North Korea tells foreigners in South to take safety measures

Tuesday, April 9, 2013 - 8:00am

North Korea issued its latest dispatch of ominous rhetoric on Tuesday, telling foreigners in South Korea they should take steps to secure shelter or evacuation to protect themselves in the event of a conflict on the Korean Peninsula.

The unnerving message, announced by state-run media, follows a warning from the North last week to diplomats in its capital city, Pyongyang, that if war were to break out, it would not be able to guarantee their safety.

In the statement Tuesday, the North's Korea Asia-Pacific Peace Committee reiterated accusations that Washington and Seoul were seeking to provoke a war with Pyongyang.

"Once a war is ignited on the peninsula, it will be an all-out war," the committee said, adding that North Korea doesn't want foreigners in South Korea to "fall victim" to a conflict.

But the British Embassy in Seoul appeared unimpressed by the North's most recent attempt to rattle nerves in the region.

"We are not commenting on the specifics of every piece of rhetoric from North Korea," said Colin Gray, head of media affairs at the embassy. "Our travel advice remains unchanged. At this moment, we see no immediate threat to British citizens in South Korea."

North Korea has unleashed a torrent of dramatic threats against the United States and South Korea in recent weeks, including a possible nuclear strike. But many analysts have cautioned that much of what it is saying is bluster, noting that it is believed to still be years away from developing an operational nuclear missile.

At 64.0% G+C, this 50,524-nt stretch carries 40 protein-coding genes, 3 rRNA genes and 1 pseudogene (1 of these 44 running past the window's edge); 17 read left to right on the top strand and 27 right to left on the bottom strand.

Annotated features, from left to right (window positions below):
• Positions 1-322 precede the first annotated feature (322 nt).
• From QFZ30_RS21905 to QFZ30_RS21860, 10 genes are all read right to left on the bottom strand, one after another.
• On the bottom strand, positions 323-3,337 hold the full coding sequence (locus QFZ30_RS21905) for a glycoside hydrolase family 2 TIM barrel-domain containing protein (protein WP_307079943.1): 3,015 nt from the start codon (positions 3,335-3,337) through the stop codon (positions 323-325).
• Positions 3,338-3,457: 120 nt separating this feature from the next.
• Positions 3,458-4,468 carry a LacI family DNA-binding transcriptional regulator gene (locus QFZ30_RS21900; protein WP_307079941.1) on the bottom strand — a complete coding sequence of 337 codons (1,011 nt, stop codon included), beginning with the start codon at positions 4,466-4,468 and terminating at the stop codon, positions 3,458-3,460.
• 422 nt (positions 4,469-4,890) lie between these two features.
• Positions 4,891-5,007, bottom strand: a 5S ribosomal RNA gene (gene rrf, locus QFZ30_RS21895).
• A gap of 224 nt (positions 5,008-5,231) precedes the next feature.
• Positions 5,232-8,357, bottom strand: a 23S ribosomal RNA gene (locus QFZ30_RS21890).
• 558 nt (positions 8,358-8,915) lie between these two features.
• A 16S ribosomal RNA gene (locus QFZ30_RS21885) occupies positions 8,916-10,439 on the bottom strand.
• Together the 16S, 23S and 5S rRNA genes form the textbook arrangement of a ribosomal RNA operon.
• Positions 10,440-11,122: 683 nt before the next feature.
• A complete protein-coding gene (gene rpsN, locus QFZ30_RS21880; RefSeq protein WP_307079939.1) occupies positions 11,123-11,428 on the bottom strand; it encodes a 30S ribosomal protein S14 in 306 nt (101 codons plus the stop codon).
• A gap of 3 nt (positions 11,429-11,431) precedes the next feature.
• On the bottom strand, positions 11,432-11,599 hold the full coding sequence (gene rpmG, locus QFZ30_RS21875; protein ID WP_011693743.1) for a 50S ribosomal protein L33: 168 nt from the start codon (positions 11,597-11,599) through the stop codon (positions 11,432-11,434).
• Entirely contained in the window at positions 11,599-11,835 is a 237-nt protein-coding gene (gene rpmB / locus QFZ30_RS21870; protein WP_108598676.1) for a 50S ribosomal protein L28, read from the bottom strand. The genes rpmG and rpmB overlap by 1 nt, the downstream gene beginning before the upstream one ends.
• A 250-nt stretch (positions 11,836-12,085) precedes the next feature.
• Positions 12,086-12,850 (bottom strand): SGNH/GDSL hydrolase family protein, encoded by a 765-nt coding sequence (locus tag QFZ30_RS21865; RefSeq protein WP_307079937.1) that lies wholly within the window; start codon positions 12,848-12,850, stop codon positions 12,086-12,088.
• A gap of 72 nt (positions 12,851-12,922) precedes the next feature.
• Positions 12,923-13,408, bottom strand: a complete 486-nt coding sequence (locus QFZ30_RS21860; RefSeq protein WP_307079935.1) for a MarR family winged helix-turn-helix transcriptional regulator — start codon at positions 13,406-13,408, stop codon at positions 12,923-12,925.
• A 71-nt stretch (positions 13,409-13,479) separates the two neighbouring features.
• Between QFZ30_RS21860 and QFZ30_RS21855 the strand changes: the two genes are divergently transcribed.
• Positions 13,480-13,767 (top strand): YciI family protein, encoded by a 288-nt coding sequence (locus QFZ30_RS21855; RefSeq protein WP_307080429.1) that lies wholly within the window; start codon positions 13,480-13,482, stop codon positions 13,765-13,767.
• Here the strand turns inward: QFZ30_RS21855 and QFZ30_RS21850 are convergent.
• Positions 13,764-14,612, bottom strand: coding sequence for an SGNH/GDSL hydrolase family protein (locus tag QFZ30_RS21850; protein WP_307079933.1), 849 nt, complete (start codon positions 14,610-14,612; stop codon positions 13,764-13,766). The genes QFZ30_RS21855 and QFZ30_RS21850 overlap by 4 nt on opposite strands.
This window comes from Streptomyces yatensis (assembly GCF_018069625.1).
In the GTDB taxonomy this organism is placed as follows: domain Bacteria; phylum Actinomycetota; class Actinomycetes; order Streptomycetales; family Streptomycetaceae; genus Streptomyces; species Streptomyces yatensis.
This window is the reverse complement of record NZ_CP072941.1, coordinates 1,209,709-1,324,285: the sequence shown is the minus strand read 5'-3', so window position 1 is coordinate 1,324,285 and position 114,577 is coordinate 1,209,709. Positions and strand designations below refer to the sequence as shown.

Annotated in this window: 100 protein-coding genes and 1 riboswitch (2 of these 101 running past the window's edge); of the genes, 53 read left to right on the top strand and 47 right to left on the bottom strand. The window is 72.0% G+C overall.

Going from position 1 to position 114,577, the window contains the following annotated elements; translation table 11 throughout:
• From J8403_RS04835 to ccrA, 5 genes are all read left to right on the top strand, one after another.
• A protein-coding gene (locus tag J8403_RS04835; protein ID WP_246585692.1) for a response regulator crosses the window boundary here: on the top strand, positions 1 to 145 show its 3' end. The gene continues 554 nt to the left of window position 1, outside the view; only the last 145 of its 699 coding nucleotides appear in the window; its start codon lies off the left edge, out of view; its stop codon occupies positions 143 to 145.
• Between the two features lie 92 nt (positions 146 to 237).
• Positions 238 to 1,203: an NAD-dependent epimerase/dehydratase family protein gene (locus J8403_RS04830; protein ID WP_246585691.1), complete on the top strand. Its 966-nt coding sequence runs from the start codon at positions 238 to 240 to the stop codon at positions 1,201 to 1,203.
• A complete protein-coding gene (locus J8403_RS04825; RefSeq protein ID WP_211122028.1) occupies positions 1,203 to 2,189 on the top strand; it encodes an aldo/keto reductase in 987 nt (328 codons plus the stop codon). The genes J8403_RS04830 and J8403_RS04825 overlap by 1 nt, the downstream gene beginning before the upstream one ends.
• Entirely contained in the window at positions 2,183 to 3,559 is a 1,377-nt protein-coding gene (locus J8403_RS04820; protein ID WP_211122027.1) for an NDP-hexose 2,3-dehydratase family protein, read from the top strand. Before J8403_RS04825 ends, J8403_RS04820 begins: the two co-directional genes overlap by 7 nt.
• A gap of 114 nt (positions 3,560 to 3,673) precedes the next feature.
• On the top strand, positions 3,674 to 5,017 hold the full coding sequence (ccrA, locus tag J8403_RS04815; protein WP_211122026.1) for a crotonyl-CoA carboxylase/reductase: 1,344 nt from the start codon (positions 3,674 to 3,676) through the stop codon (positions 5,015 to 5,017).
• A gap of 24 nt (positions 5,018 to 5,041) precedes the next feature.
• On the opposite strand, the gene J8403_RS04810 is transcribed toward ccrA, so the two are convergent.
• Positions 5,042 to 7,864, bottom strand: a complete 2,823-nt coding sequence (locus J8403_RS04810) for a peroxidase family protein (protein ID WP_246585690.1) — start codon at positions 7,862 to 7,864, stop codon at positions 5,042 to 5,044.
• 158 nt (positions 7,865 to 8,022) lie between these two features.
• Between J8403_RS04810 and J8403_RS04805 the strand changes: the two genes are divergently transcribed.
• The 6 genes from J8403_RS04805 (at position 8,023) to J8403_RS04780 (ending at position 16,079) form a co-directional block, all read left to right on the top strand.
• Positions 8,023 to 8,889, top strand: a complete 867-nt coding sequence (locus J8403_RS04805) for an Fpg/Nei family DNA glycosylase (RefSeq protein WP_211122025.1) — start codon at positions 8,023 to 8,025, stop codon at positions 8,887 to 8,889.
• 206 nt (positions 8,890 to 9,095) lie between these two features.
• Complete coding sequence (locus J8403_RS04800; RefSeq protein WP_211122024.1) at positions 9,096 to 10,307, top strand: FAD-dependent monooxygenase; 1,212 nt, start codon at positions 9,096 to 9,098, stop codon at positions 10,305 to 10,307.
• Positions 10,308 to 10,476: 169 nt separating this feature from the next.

A more likely scenario, they say, is a localized provocative move.

Amid the fiery words from Pyongyang and annual military training exercises by U.S. and South Korean forces in the region, government officials in Washington and Seoul say they are taking the North Korean threat seriously.

On Tuesday, Japan said it had deployed missile-defense systems around Tokyo amid expectations that the North could carry out a missile test in the coming days.

The Japanese government is making "every possible effort to protect the Japanese people and ensure their safety," said Prime Minister Shinzo Abe.

The souring situation on the Korean Peninsula was in evidence in the failure of more than 50,000 North Korean workers to show up for work Tuesday morning at the Kaesong Industrial Complex, the manufacturing zone shared by the two Koreas that had operated without such an interruption for eight years.

The North had declared Monday that it would pull out its workers and temporarily suspend activities at the complex, which sits on its side of the heavily fortified border but houses the operations of more than 120 South Korean companies.

Analysts had expressed skepticism that Pyongyang would follow through on previous threats to shut down the complex, noting that it was an important source of hard currency to the regime of Kim Jong Un.

South Korean officials criticized the North's decision to halt activities at Kaesong, with President Park Geun-hye saying Tuesday that it risked damaging its credibility as a place to do business.

CNN's K.J. Kwon, Tim Schwarz, Yoko Wakatsuki and Junko Ogura contributed to this report.


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